Alice in Wonderland Blu-ray, Video Quality
Disney has a long-standing reputation for treating its animated films with the utmost care, granting even its oldest catalog titles ample opportunity to shine. Alice in Wonderland is the latest in a growing line of iconic classics to earn a high definition rebirth and the results are no less than stunning. Bright, bold and bursting with breathtaking splashes of color, Disney's divisive 1951 adaptation doesn't seem to have aged a single day. "Perfect" is a lofty word, but little else can convey just how remarkable, rewarding and spectacular the studio's frame-by-frame restoration and exquisite 1080p/AVC-encoded presentation truly are. Alice's blue dress and summery hair have never been this beautiful, the Queen of Hearts' crimson kingdom has never been this vibrant, the animators' efforts have never been this crisp and clean, Wonderland's shadows have inky, and Wonderland's lush fields have never been this sublime. Note the subtle texture of the artists' brush strokes, the stability and sharpness of the lineart, and the tiny, endearing imperfections in the hand-drawn frames. Significant artifacting, banding, aliasing and other distracting digital anomalies don't invade the presentation, print specks are few and far between, and the handful of soft shots that appear are only an issue insofar as the original source is concerned. Simply put, Disney's meticulous restoration and gorgeous Blu-ray transfer are extraordinary.
Alice in Wonderland Blu-ray, Audio Quality
Alice in Wonderland's modest DTS-HD Master Audio 5.1 surround track couldn't possibly rival a lossless mix from a more recent film, but as sixty-year old animated classics go, it sounds fantastic. Voices are bright and intelligible, every crash, skitter and wheen is spry and sprightly, and Oliver Wallace's playful music flowers and blooms throughout the soundfield. The rear speakers aren't dominant, but they are assertive, making the most of what was once a much flatter experience without disrespecting the tone and tenor of the original sound design. Likewise, the LFE channel is prominent, not combative, conveying weight and presence without undermining the levity and vitality of Alice's adventure. The results are rarely front-heavy and, far more often than not, faithful, polished and precise. Again, comparing the lossless track for Disney's Wonderland to Pixar's latest 21st Century outing would be an outright waste of time. Purists and audiophiles with proper expectations will be delighted with the love and care the studio has afforded yet another of its animated milestones.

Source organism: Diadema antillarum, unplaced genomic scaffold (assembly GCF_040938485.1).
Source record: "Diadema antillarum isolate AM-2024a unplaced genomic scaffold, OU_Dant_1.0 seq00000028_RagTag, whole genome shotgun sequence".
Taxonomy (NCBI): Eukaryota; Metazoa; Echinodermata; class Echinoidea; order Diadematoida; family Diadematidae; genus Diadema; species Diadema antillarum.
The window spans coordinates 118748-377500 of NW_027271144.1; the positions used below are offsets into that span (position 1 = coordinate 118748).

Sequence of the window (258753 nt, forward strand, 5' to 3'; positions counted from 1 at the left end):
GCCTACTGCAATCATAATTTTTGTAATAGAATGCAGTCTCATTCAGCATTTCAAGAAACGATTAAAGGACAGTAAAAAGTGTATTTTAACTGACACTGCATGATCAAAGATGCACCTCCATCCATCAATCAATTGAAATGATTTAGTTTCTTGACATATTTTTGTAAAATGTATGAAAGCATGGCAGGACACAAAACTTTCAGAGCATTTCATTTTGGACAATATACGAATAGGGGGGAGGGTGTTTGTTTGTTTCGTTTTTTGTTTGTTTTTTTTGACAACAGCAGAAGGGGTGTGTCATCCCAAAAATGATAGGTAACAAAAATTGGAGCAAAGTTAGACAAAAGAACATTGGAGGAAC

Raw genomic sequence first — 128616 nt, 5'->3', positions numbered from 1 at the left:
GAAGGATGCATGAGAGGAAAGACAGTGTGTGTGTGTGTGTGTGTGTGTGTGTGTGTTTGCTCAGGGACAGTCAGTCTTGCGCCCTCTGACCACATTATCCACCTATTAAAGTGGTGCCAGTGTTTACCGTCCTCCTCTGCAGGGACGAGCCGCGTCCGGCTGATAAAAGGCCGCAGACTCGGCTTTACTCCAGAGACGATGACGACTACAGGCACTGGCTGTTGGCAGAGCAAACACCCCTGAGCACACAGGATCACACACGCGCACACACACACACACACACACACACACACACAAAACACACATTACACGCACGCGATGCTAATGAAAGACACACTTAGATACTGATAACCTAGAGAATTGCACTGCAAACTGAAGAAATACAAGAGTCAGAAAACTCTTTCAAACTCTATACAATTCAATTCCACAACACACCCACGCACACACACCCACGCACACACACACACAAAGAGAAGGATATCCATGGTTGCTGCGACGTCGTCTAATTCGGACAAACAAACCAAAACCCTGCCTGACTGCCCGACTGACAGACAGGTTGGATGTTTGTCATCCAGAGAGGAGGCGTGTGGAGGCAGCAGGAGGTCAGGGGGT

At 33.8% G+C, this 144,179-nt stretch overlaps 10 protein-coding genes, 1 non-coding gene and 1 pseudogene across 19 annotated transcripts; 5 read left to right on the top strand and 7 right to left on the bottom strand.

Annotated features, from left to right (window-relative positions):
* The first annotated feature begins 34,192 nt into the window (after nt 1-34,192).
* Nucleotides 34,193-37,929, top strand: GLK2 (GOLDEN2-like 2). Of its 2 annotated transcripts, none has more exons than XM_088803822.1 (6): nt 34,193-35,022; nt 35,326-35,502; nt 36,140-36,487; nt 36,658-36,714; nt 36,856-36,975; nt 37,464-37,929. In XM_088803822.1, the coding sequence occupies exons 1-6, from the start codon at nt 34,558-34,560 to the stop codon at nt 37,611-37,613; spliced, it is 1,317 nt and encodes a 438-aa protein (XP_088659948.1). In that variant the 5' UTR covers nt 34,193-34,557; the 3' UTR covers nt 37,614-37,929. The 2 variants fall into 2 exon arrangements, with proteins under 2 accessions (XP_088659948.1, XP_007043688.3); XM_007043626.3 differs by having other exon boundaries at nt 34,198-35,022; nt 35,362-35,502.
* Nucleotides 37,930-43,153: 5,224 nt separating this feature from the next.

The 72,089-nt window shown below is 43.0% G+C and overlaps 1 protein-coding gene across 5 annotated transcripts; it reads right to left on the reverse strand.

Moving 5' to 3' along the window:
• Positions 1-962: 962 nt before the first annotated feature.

Alice in Wonderland Blu-ray, Special Features and Extras
The Blu-ray edition of Alice in Wonderland isn't as inexhaustible as I hoped, but its special features -- anchored by an exceptional Picture-in-Picture track -- represent another strong supplemental showing from Disney. The only downside? While all of the original DVD content is included, most of it is still presented in standard definition.
Alice in Wonderland Blu-ray, Overall Score and Recommendation
Alice in Wonderland may fail as an adaptation of Lewis Carroll's original tale, but it amuses and entertains on its own merits. Walt Disney wasn't interested in appeasing literary critics or making a statement. He was aiming to make a beautifully animated, suitably nonsensical family friendly romp and, in that regard, he succeeded (and then some). But while dear Uncle Walt's film will continue to divide audiences for as long as Alice continues to divide kingdoms, Disney's 60th Anniversary Blu-ray release will not. Born on the back of a truly wondrous restoration, the Blu-ray edition of Alice in Wonderland boasts a spectacular top-tier catalog transfer, a wholly satisfying DTS-HD Master Audio track and a generous assortment of special features, old and new. I would be shocked if anyone came away disappointed.
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Alice in Wonderland Blu-ray, News and Updates
• This Week on Blu-ray - February 1-7 - February 1, 2011
When Disney first announced that they would begin releasing some classic animated features outside of the Diamond Series, Blu-ray fans were ecstatic that they would soon be seeing their favorite animated films at a higher frequency in high definition but were unsure ...
• Disney Offering Alice in Wonderland Blu-ray Upgrade Coupon - January 31, 2011
Walt Disney Studios Home Entertainment is offering members of its Movie Rewards program a printable $10 off coupon to upgrade to the 60th Anniversary Blu-ray/DVD combo edition of Alice in Wonderland during its first week in stores, if you own one of the eligible ...
• Classic Alice in Wonderland Blu-ray Coming Up - October 30, 2010
Walt Disney Studios Home Entertainment has announced that it will release the 1951 animated movie Alice in Wonderland on a 60th-anniversary Blu-ray edition on February 1, 2011, barely a year after the third DVD release of this classic. It will feature a new BonusView ...